March 1993: A report issued by the Egyptian Organization for Human Rights accuses the government of abdicating its responsibility to protect Christians from Islamic extremists. It notes that attacks occur in the sight and sometimes with the help of security and local government authorities. It further accuses the government of doing little about such incidents until it became clear that they were also a threat to "the political system and the lives of those in power."
March 1 1993: Egypt bans from mosques "scholars preach militant thoughts" due to attacks upon tourists and Christians. (Note: the government has been engaging in increasing levels of repression against Islamic militants throughout this period. This ranges from arrests to gun battles involving hundreds of police, government troops and Islamic militants. For the most part, the details of these actions are not documented here. Also, as noted earlier, many believe that this government action is due to the threat the militants pose to the state and foreign tourists rather than any wish to protect the Copts.)
April 20 1993: A Copt school teacher is shot and wounded in Dayrut by gunmen, believed to be Islamic militants. Five Islamic militants are arrested in Aswan for planning to violently disrupt a non-Muslim festival which coincides with the Coptic Easter.
April 24 1993: Assailants, believed to be Islamic militants, attack with knives and wound two Coptic high school students.
May 19 1993: In a roundup of Islamic militants, the government seizes numerous books, cassettes and videotapes calling for violence and discrimination against the Copts.
July 22 1993: A Copt physician is shot by gunmen, believed to be Islamic militants, in Manfalout (350 km south of Cairo).
August 8 1993: Gunmen, believed to be Islamic militants, in Dayrut wound a Copt in his brother's pharmacy.
August 24 1993: Gunmen, believed to be Islamic militants, kill a Christian student in Anboub (300 kms of Cairo).
September 21 1993: Gunmen, believed to be Islamic militants, kill a Copt schoolteacher in Dayrut.
October 20 1993: Gunmen, believed to be Islamic militants, open fire in a Christian owned pharmacy killing one and injuring two.
January 27 1994: A senior Copt police official is wounded in an attack by gunmen believed to be Islamic militants. His driver and bodyguard are killed.
April 25 1994: Egyptians are upset at an upcoming convention on minorities in the Middle East. They say that the Copts are not a minority and are an integral part of Egyptian society. They attribute the conference to foreign interference.
March 4 1994: An Islamic militant, believed to be guilty of two shooting attacks on Coptic churches in Mir (300 kms of Cairo) in the previous week, is arrested.
March 11 1994: Gunmen, believed to be Islamic militants, kill 5 including two monks outside a church in Qussiyah (300 kms of Cairo).
June 26 1994: A Coptic weekly accuses the government of working to increase the wave of bigotry, antipathy and hatred against Copts.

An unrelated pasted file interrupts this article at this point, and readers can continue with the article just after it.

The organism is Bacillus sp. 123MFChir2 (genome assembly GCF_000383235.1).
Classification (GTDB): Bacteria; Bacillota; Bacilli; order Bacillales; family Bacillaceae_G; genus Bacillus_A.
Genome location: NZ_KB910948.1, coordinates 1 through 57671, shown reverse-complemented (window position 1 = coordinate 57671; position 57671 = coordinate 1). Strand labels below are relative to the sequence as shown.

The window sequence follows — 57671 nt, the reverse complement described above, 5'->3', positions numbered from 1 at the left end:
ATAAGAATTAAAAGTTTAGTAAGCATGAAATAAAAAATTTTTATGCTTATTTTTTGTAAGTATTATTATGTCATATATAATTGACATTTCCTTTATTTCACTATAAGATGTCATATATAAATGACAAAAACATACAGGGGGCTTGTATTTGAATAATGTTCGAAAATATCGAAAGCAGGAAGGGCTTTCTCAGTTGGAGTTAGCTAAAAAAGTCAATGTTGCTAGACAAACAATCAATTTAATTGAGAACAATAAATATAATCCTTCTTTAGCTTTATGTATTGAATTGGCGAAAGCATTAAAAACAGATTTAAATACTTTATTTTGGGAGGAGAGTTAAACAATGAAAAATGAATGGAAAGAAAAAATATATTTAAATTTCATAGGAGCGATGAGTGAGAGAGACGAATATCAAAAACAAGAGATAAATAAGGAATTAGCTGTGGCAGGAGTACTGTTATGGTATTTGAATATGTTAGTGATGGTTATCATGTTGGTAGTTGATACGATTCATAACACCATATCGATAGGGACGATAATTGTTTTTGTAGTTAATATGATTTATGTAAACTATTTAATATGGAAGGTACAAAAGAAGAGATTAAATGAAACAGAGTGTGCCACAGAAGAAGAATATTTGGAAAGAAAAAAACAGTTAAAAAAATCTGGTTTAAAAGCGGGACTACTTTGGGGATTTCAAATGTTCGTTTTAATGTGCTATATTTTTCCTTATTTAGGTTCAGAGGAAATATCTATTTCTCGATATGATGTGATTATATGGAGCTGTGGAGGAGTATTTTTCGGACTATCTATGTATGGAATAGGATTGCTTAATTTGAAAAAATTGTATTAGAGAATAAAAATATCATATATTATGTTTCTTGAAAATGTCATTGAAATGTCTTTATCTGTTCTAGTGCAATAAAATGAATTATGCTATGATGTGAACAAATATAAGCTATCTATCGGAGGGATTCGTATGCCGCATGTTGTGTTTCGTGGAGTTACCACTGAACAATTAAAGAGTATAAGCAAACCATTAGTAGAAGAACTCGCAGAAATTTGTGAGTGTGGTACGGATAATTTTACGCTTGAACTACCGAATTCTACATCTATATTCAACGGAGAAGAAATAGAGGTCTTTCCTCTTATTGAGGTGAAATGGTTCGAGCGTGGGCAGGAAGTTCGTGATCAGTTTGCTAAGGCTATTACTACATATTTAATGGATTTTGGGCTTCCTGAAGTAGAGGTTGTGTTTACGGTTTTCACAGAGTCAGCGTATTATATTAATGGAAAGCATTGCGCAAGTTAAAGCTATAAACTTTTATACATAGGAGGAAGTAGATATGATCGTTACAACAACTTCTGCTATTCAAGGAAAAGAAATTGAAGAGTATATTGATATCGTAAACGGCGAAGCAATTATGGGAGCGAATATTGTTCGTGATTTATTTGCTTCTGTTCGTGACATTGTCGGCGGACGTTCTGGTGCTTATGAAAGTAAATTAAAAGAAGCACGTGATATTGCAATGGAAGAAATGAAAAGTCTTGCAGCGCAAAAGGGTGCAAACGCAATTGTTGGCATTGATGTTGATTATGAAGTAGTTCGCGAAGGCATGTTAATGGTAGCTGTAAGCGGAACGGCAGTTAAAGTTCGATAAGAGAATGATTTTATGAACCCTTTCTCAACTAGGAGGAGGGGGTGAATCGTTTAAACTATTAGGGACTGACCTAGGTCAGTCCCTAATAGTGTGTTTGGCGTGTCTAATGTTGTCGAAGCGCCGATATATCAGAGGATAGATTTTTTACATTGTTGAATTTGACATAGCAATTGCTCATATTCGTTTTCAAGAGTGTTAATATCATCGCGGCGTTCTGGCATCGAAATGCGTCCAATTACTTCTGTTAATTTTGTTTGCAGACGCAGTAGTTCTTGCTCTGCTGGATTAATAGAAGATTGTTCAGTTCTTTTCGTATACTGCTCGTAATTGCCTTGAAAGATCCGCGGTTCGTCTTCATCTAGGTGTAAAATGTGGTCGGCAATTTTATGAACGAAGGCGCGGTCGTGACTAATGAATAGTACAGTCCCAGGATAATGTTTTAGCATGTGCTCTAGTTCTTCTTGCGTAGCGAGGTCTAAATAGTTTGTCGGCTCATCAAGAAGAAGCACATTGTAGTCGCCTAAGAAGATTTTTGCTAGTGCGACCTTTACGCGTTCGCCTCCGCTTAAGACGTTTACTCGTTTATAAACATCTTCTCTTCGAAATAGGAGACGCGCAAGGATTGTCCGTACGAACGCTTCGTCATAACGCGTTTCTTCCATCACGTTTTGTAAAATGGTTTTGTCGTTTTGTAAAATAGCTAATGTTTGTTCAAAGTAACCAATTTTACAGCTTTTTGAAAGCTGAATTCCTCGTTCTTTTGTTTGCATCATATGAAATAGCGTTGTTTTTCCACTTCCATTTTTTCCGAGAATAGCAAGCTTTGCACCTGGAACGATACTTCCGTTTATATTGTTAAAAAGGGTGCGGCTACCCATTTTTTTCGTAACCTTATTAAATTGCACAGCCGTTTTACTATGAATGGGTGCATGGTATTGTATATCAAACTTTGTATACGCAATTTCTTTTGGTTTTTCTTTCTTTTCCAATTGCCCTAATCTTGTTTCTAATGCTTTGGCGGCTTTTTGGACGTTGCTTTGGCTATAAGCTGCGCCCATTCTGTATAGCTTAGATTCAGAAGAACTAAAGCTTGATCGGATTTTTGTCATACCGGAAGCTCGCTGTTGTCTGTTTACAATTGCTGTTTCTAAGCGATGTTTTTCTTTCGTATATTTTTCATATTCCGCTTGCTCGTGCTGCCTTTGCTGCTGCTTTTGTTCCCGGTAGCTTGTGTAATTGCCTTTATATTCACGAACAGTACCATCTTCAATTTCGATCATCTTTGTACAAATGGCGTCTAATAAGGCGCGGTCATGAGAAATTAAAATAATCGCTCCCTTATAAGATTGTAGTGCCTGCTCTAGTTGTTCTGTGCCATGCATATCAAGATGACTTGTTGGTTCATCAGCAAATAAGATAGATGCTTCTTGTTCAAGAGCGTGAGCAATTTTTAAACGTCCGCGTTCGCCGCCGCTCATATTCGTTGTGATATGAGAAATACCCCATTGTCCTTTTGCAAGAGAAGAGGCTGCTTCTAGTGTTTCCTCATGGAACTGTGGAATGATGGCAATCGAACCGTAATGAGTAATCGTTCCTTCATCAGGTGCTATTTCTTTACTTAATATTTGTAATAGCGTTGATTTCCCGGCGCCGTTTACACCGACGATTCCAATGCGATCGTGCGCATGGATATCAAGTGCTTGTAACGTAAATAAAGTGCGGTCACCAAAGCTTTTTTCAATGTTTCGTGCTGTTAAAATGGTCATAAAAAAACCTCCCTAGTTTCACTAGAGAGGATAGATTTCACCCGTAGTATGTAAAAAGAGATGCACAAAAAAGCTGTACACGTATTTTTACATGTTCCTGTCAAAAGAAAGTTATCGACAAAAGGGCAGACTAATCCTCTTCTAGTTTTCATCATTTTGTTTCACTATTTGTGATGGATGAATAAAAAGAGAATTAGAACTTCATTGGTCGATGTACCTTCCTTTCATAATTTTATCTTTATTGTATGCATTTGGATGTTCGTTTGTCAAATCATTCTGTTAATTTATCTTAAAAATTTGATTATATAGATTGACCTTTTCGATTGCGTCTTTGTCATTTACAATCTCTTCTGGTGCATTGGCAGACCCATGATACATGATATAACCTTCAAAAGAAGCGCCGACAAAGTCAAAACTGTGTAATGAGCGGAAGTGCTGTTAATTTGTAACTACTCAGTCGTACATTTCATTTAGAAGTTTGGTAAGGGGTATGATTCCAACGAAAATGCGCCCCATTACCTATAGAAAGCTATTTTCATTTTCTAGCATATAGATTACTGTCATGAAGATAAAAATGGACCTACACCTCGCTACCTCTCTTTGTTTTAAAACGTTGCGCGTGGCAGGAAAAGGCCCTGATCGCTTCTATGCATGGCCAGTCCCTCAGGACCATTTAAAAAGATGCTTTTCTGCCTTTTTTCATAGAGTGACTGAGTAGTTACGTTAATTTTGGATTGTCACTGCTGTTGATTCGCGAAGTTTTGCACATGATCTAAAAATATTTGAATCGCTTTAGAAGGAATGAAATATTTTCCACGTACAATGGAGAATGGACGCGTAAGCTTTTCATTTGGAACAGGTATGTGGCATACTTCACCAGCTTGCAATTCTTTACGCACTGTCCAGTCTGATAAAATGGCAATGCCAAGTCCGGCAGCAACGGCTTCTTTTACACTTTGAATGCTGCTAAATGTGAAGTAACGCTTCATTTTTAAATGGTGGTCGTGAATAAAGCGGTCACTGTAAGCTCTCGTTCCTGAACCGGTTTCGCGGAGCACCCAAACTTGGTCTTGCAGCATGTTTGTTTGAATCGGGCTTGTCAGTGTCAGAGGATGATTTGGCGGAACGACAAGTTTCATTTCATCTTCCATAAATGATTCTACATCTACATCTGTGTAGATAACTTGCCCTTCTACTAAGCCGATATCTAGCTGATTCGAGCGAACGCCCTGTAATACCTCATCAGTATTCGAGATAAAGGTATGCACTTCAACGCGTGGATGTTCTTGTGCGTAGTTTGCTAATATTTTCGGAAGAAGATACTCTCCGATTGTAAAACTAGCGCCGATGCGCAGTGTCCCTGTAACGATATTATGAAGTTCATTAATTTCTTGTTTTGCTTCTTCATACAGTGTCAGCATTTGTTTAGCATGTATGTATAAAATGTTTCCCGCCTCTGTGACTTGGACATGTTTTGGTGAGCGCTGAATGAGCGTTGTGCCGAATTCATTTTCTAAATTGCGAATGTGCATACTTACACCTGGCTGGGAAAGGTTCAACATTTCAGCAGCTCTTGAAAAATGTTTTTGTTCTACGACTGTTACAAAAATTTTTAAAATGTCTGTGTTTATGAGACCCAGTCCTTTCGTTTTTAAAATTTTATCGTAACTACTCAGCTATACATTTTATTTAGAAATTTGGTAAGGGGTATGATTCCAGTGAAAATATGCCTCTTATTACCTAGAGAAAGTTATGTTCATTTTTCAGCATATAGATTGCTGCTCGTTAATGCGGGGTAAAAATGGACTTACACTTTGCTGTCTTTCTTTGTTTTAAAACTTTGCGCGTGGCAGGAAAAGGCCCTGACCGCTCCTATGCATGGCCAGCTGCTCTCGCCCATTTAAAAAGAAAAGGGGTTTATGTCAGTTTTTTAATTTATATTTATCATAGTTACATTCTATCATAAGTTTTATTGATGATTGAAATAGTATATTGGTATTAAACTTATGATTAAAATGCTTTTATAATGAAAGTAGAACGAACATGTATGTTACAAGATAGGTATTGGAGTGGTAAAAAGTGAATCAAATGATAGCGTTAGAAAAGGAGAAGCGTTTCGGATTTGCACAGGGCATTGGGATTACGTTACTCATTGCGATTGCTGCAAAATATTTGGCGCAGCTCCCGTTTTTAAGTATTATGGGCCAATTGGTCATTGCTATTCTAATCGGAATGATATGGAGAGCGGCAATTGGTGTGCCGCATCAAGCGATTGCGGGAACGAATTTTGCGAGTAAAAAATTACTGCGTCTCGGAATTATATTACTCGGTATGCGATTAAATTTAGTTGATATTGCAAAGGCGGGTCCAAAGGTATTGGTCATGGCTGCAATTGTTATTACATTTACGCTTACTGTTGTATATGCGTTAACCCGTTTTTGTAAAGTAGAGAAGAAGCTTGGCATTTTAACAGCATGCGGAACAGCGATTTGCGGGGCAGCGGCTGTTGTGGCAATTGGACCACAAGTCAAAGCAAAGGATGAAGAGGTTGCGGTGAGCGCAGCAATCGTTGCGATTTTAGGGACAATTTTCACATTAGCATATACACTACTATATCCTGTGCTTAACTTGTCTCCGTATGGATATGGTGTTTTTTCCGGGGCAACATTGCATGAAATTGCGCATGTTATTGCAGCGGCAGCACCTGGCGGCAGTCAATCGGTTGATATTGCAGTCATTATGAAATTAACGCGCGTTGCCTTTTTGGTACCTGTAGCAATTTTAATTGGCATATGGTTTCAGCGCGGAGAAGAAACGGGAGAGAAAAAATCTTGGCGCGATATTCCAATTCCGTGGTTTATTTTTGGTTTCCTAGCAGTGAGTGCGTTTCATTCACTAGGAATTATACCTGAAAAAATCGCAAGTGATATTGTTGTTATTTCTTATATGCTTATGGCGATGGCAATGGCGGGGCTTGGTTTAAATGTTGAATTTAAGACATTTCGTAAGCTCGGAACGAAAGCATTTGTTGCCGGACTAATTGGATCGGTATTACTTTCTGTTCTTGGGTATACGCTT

July 17 1994: Pope Shenouda III of the Egyptian Coptic Church in an outspoken interview complains of discrimination against Copts in Egypt. He says that Copts play little part in public life and face problems building and repairing churches. He complains that Copts have trouble obtaining voting cards from police, thus preventing many of them from voting. He also refers to Copts being killed by Islamic militants in southern Egypt and Copt houses being destroyed without compensation from the state.
September 1 1994: Islamic militants shoot dead 2 policemen guarding a Coptic church in southern Egypt. Note: In general the government actively opposes attacks by Islamic militants on Copts and prosecutes the perpetrators of these attacks to the full extent of the law. This is probably more a result the fact that the Islamic militants oppose the government than a desire to protect the Copts.
November 11 1994: Islamic militants kill 2 men in southern Egypt including a Christian government official.
November 22 1994: Suspected Islamic militants kill a Christian security guard in the southern Egyptian province of Minya.
February 25 1995: Suspected Islamic militants shoot dead a Christian civilian and wound another in a southern Egyptian village.
March 11 1995: Suspected Islamic militants shoot dead a Copt village elder in southern Egypt.
June 4 1995: Islamic militants seeking to avenge a dead relative kill 9 people, including 3 Copts, in 4 separate attacks in southern Egypt.
June 8 1995: Suspected Islamic militants shoot dead a wealthy Copt pharmacist for making a donation of property to his local parish.
August 13 1995: 6 are killed after a fight breaks out over a Copt girl who converted to Islam in a northern Egyptian province.
August 29-30 1995: In 2 separate incidents, suspected Islamic militants shoot dead 4 Copts in southern Egypt.
September 2 1995: Suspected Islamic militants shoot dead a Copt who works for a local council in southern Egypt.
Update 26 March 1997
7 November 1995: According to the Egyptian Organization for Human Rights, within the past 10 months, Islamic extremists have assassinated 74 police and 24 Copts in southern Egypt.
4 December 1995: Gunmen in a car shot dead three Coptic Christian men and wounded two others in a hit and run attack near the town of Abu Qurqas, In a separate attack in the same area and at the same time, gunmen shot and killed policeman Mustafa Khalil Mohamed.